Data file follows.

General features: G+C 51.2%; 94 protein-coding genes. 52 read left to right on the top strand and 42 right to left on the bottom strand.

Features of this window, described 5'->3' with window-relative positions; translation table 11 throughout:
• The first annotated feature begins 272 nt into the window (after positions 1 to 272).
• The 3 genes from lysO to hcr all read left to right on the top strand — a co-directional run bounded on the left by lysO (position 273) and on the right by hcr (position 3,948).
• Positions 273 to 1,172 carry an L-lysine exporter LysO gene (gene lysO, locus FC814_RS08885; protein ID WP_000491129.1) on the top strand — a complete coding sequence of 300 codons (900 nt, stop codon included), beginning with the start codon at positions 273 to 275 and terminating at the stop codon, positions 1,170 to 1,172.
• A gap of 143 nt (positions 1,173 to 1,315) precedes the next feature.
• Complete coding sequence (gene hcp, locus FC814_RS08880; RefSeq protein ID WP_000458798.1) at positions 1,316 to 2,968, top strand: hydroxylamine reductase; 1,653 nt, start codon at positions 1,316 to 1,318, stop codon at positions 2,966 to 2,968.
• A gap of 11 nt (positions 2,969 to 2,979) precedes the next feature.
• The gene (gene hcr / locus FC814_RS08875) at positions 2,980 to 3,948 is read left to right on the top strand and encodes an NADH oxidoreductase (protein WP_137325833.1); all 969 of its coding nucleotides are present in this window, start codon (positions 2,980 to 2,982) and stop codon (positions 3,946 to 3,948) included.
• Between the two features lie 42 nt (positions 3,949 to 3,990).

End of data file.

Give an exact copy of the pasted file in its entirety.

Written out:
General features: G+C 51.2%; 94 protein-coding genes. 52 read left to right on the top strand and 42 right to left on the bottom strand.

Features of this window, described 5'->3' with window-relative positions; translation table 11 throughout:
• The first annotated feature begins 272 nt into the window (after positions 1 to 272).
• The 3 genes from lysO to hcr all read left to right on the top strand — a co-directional run bounded on the left by lysO (position 273) and on the right by hcr (position 3,948).
• Positions 273 to 1,172 carry an L-lysine exporter LysO gene (gene lysO, locus FC814_RS08885; protein ID WP_000491129.1) on the top strand — a complete coding sequence of 300 codons (900 nt, stop codon included), beginning with the start codon at positions 273 to 275 and terminating at the stop codon, positions 1,170 to 1,172.
• A gap of 143 nt (positions 1,173 to 1,315) precedes the next feature.
• Complete coding sequence (gene hcp, locus FC814_RS08880; RefSeq protein ID WP_000458798.1) at positions 1,316 to 2,968, top strand: hydroxylamine reductase; 1,653 nt, start codon at positions 1,316 to 1,318, stop codon at positions 2,966 to 2,968.
• A gap of 11 nt (positions 2,969 to 2,979) precedes the next feature.
• The gene (gene hcr / locus FC814_RS08875) at positions 2,980 to 3,948 is read left to right on the top strand and encodes an NADH oxidoreductase (protein WP_137325833.1); all 969 of its coding nucleotides are present in this window, start codon (positions 2,980 to 2,982) and stop codon (positions 3,946 to 3,948) included.
• Between the two features lie 42 nt (positions 3,949 to 3,990).